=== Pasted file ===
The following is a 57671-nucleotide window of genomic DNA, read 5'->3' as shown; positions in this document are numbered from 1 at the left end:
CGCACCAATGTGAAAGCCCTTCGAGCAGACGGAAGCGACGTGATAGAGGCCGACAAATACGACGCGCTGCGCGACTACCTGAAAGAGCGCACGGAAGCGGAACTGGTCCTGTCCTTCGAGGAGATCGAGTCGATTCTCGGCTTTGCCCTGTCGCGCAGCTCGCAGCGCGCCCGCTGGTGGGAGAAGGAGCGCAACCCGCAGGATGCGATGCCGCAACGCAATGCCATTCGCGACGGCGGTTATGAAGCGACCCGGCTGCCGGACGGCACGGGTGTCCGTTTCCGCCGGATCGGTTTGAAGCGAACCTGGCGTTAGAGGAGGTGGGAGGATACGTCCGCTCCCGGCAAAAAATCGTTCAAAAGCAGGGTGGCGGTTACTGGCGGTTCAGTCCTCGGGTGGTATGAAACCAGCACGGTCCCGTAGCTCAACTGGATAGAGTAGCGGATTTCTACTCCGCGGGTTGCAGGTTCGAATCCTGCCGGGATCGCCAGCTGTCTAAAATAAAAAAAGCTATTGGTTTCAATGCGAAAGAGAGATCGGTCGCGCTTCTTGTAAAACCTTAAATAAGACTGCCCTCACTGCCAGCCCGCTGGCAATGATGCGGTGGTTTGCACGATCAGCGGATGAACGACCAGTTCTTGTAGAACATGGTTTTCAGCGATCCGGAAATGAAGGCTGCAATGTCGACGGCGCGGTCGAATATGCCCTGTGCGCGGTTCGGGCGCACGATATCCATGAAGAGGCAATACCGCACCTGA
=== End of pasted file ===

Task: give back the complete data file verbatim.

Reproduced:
The following is a 57671-nucleotide window of genomic DNA, read 5'->3' as shown; positions in this document are numbered from 1 at the left end:
CGCACCAATGTGAAAGCCCTTCGAGCAGACGGAAGCGACGTGATAGAGGCCGACAAATACGACGCGCTGCGCGACTACCTGAAAGAGCGCACGGAAGCGGAACTGGTCCTGTCCTTCGAGGAGATCGAGTCGATTCTCGGCTTTGCCCTGTCGCGCAGCTCGCAGCGCGCCCGCTGGTGGGAGAAGGAGCGCAACCCGCAGGATGCGATGCCGCAACGCAATGCCATTCGCGACGGCGGTTATGAAGCGACCCGGCTGCCGGACGGCACGGGTGTCCGTTTCCGCCGGATCGGTTTGAAGCGAACCTGGCGTTAGAGGAGGTGGGAGGATACGTCCGCTCCCGGCAAAAAATCGTTCAAAAGCAGGGTGGCGGTTACTGGCGGTTCAGTCCTCGGGTGGTATGAAACCAGCACGGTCCCGTAGCTCAACTGGATAGAGTAGCGGATTTCTACTCCGCGGGTTGCAGGTTCGAATCCTGCCGGGATCGCCAGCTGTCTAAAATAAAAAAAGCTATTGGTTTCAATGCGAAAGAGAGATCGGTCGCGCTTCTTGTAAAACCTTAAATAAGACTGCCCTCACTGCCAGCCCGCTGGCAATGATGCGGTGGTTTGCACGATCAGCGGATGAACGACCAGTTCTTGTAGAACATGGTTTTCAGCGATCCGGAAATGAAGGCTGCAATGTCGACGGCGCGGTCGAATATGCCCTGTGCGCGGTTCGGGCGCACGATATCCATGAAGAGGCAATACCGCACCTGA